C. Suzanne Mencer

Director, Office of Domestic Preparedness
202-282-8000

Suzanne Mencer has spent much of her career focused on investigating and fighting terrorism. Now, in her role as director of the Homeland Security Department's Office of Domestic Preparedness, she works to ensure that states and localities will be as ready as possible to face another terrorist attack.

Mencer spent more than 20 years as an FBI agent, much of it doing foreign intelligence and undercover work. In 2000, Colorado Gov. Bill Owens appointed her executive director of the state's Department of Public Safety, and in October 2003, she was confirmed as head of the Office of Domestic Preparedness in Washington.

At the ODP, which was first established in 1998 as part of the Justice Department and then moved to Homeland Security, Mencer oversees the distribution of more than $55 million in grants to state and local first responders. The agency's overall budget for fiscal 2004 is $2.2 billion.

The ODP is the primary agency responsible for providing emergency training, funds to purchase equipment, support for planning and executing disaster exercises, technical assistance, and other support to state and local jurisdictions in preventing, planning for, and responding to acts of terrorism.

Mencer began her career as a high school Spanish teacher and, after 10 years, ended up in St. Petersburg, Fla. When a colleague told her that the FBI was looking for Spanish-speaking female agents, she applied. And finding the pay more attractive, she joined and graduated from the FBI Academy in 1978. She spent more than 20 years with the FBI, working in foreign counterintelligence.

Later, in Denver, Mencer headed a squad of special agents, analysts, local law enforcement officers, and other federal investigators in the Joint Terrorism Task Force. After she retired in 1998, she worked as a consultant providing anti-terrorism training to local law enforcement nationwide in cooperation with the Institute of Intergovernmental Research.

Mencer's familiarity with terrorism at the federal level, through her experience in the FBI and working in Denver with first responders and law enforcement officers, has given her an appreciation for the multilayered approach needed to combat terrorism, she told the Senate Governmental Affairs Committee at her nomination hearing in September.

But Mencer, 56, has her work cut out for her. State agencies have complained about the ODP's lack of flexibility in grant distribution, as well as delays in delivering funding. She is working toward creating a "one-stop shop" for homeland security grants so that states will not have to jump through so many hoops to apply for grants.

Mencer was born in Illinois but spent most of her educational years in Columbus, Ohio, and graduated from Ohio State University with a bachelor's degree in education.

Stay up-to-date with federal news alerts and analysis — Sign up for GovExec's email newsletters.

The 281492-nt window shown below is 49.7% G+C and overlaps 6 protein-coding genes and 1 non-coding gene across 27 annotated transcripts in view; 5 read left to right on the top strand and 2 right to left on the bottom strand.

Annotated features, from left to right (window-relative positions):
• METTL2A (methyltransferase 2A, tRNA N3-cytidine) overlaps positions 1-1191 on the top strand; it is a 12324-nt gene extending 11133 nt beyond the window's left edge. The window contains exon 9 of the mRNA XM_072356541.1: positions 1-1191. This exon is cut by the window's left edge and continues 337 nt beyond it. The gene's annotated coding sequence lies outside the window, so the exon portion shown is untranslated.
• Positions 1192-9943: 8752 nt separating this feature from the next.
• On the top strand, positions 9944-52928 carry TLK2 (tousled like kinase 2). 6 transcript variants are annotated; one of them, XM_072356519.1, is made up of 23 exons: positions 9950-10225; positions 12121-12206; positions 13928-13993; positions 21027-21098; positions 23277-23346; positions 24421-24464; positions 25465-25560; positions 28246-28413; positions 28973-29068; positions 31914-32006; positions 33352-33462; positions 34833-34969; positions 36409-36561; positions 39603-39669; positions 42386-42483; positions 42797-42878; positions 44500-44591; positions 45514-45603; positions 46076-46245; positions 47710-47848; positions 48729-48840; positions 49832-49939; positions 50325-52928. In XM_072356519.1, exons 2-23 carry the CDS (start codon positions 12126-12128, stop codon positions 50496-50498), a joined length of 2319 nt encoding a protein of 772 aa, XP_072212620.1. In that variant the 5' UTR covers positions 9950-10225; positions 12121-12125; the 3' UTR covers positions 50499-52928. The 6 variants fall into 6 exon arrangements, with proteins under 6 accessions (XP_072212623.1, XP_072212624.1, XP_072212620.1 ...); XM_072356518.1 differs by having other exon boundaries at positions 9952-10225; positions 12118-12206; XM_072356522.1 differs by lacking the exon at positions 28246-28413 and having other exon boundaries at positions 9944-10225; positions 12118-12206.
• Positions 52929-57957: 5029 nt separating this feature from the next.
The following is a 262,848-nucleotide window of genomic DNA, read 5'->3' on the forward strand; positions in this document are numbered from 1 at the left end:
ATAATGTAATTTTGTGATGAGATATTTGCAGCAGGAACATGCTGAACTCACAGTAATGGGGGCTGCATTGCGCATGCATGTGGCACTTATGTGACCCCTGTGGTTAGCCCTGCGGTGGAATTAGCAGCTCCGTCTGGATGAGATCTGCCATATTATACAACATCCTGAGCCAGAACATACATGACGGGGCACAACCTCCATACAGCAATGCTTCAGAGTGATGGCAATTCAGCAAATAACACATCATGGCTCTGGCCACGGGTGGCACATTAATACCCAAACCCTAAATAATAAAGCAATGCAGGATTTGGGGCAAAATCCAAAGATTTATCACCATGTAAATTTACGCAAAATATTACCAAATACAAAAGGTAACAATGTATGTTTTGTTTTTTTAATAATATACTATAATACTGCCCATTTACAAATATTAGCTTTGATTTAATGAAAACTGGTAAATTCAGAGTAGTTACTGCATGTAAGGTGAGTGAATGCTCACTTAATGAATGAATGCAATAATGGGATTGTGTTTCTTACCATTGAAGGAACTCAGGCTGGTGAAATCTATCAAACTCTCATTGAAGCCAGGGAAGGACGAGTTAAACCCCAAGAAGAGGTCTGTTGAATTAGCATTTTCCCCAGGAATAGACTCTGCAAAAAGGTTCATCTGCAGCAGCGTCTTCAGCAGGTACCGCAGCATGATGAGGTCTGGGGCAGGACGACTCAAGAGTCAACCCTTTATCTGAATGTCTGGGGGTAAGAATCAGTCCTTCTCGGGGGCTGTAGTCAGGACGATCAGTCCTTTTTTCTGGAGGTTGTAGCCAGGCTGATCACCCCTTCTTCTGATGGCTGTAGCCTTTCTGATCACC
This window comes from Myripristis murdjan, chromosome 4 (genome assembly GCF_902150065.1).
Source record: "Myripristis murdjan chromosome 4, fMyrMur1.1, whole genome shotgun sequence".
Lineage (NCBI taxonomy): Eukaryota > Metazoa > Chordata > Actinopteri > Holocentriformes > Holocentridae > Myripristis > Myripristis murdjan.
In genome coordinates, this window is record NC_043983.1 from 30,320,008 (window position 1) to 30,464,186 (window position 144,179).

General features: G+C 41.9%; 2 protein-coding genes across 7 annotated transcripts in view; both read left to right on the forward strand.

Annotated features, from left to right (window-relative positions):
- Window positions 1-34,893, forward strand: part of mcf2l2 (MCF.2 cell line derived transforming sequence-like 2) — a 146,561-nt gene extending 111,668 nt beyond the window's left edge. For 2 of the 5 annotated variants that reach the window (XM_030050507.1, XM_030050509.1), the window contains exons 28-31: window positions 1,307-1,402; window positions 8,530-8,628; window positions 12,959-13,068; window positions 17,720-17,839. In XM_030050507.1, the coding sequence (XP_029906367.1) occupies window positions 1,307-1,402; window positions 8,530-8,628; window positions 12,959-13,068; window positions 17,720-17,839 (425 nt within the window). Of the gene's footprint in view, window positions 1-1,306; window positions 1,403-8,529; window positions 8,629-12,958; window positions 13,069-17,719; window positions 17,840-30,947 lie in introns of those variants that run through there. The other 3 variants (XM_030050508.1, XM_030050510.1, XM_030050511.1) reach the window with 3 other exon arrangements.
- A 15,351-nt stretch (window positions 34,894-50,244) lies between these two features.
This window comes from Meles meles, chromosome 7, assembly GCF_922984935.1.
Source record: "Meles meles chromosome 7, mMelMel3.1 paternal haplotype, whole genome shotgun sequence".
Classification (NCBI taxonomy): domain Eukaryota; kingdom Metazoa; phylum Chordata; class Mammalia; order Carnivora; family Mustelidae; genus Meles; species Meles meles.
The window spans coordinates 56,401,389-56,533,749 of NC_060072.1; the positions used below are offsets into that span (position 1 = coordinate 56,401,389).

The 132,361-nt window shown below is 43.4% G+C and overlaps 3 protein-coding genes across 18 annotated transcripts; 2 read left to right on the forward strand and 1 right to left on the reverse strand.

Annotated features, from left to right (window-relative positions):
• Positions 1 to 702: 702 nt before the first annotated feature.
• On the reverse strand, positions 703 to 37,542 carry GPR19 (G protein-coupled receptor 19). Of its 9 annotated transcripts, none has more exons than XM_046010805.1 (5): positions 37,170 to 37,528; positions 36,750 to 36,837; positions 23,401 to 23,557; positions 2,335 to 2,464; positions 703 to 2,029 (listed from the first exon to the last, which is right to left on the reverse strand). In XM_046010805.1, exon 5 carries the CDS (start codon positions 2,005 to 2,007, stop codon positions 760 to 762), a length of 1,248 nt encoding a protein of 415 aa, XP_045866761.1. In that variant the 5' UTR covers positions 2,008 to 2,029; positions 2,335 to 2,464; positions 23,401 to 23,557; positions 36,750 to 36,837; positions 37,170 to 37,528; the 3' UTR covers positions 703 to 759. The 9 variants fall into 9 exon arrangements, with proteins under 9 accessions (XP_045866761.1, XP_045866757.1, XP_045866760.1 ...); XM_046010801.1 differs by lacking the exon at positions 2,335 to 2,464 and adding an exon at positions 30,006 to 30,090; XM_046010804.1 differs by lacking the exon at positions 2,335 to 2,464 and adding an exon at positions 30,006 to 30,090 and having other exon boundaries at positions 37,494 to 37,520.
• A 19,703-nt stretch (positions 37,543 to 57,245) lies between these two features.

FROM OUR SPONSORS
JOIN THE DISCUSSION
Close [ x ] More from GovExec
 
 

Thank you for subscribing to newsletters from GovExec.com.
We think these reports might interest you:

  • Going Agile:Revolutionizing Federal Digital Services Delivery

    Here’s one indication that times have changed: Harriet Tubman is going to be the next face of the twenty dollar bill. Another sign of change? The way in which the federal government arrived at that decision.

    Download
  • Cyber Risk Report: Cybercrime Trends from 2016

    In our first half 2016 cyber trends report, SurfWatch Labs threat intelligence analysts noted one key theme – the interconnected nature of cybercrime – and the second half of the year saw organizations continuing to struggle with that reality. The number of potential cyber threats, the pool of already compromised information, and the ease of finding increasingly sophisticated cybercriminal tools continued to snowball throughout the year.

    Download
  • Featured Content from RSA Conference: Dissed by NIST

    Learn more about the latest draft of the U.S. National Institute of Standards and Technology guidance document on authentication and lifecycle management.

    Download
  • GBC Issue Brief: The Future of 9-1-1

    A Look Into the Next Generation of Emergency Services

    Download
  • GBC Survey Report: Securing the Perimeters

    A candid survey on cybersecurity in state and local governments

    Download
  • The New IP: Moving Government Agencies Toward the Network of The Future

    Federal IT managers are looking to modernize legacy network infrastructures that are taxed by growing demands from mobile devices, video, vast amounts of data, and more. This issue brief discusses the federal government network landscape, as well as market, financial force drivers for network modernization.

    Download
  • eBook: State & Local Cybersecurity

    CenturyLink is committed to helping state and local governments meet their cybersecurity challenges. Towards that end, CenturyLink commissioned a study from the Government Business Council that looked at the perceptions, attitudes and experiences of state and local leaders around the cybersecurity issue. The results were surprising in a number of ways. Learn more about their findings and the ways in which state and local governments can combat cybersecurity threats with this eBook.

    Download

When you download a report, your information may be shared with the underwriters of that document.